Last week our State Board of Education stood strong for students – all our students – when they voted to approve rules guiding rigorous new high school graduation requirements. I attended their meeting, which was held in Spokane, and provided testimony.
While students across the state enjoy the lazy days of summer vacation, our State Board of Education worked to craft guidelines for school districts on how to implement the new College and Career Ready Diploma (SB 6552) passed by the Legislature earlier this year.
This important law ensures that each of our state’s students will graduate high school, beginning with the class of 2019, with a rigorous 24-credit diploma that prepares them for both college and a career.
The State Board of Education understands that in the not-so-distant future, more than two-thirds of jobs will require some form of post-secondary education.
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Yet currently less than half of Washington’s graduating seniors meet the basic requirements for admission into a four-year public university, and many accepted into higher education need remediation. Additionally, over one-third of applicants for jobs that require a high school diploma are considered “unqualified,” according to a survey of Washington employers.
The new graduation requirements add additional credits in science, art, world language, and career and technical education, and will ensure that students graduate from high school prepared to meet expectations of Washington colleges and employers.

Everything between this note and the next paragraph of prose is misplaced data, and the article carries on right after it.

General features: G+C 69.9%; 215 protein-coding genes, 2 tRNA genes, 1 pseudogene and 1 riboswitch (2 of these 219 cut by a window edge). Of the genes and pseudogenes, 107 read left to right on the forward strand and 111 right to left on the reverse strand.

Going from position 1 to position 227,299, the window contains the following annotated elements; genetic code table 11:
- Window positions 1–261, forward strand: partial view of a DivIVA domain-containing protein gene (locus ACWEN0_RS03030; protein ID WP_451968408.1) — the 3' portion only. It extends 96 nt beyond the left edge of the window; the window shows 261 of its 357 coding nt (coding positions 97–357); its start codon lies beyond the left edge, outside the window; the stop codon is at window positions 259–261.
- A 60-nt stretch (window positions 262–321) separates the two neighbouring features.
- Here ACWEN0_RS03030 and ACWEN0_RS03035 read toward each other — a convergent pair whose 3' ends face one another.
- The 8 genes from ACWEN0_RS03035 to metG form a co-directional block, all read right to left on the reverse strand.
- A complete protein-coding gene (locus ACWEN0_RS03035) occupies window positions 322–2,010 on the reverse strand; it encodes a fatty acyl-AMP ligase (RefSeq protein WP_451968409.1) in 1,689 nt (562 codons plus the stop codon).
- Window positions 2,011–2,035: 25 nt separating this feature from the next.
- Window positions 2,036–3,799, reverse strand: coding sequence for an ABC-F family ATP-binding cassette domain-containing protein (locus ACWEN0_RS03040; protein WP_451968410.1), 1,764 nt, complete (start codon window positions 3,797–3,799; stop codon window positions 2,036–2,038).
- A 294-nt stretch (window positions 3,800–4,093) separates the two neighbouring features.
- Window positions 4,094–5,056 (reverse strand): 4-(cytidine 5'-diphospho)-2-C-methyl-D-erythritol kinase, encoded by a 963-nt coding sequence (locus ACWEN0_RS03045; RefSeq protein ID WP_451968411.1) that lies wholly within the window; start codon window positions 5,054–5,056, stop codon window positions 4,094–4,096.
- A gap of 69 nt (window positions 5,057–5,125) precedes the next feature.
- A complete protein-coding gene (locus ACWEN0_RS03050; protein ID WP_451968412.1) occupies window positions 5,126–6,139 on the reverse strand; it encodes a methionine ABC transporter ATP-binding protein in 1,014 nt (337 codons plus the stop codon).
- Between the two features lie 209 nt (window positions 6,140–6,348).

And thanks to the state board, there are now consistent high school graduation requirements for all students no matter where they live in the state.
The board recognized that “unusual circumstances” will arise, which might keep some students from meeting the required 24 credits. So they agreed to give students flexibility to waive up to two credits in noncore academic courses. But they held firm in requiring that all students graduate with credits in the core academic areas of math, science, English, social studies, art, physical education, and career and technical education.
The state board also recognized that parent and guardian involvement is key to a student’s academic success. In the future, the role of parents and guardians will be given precedence over school staff in helping a student make decisions about math and science course selections.
I hope you will join me in thanking our State Board of Education for their leadership and commitment to ensuring that each Washington student graduates from high school with a college- and career-ready diploma and the opportunity for success.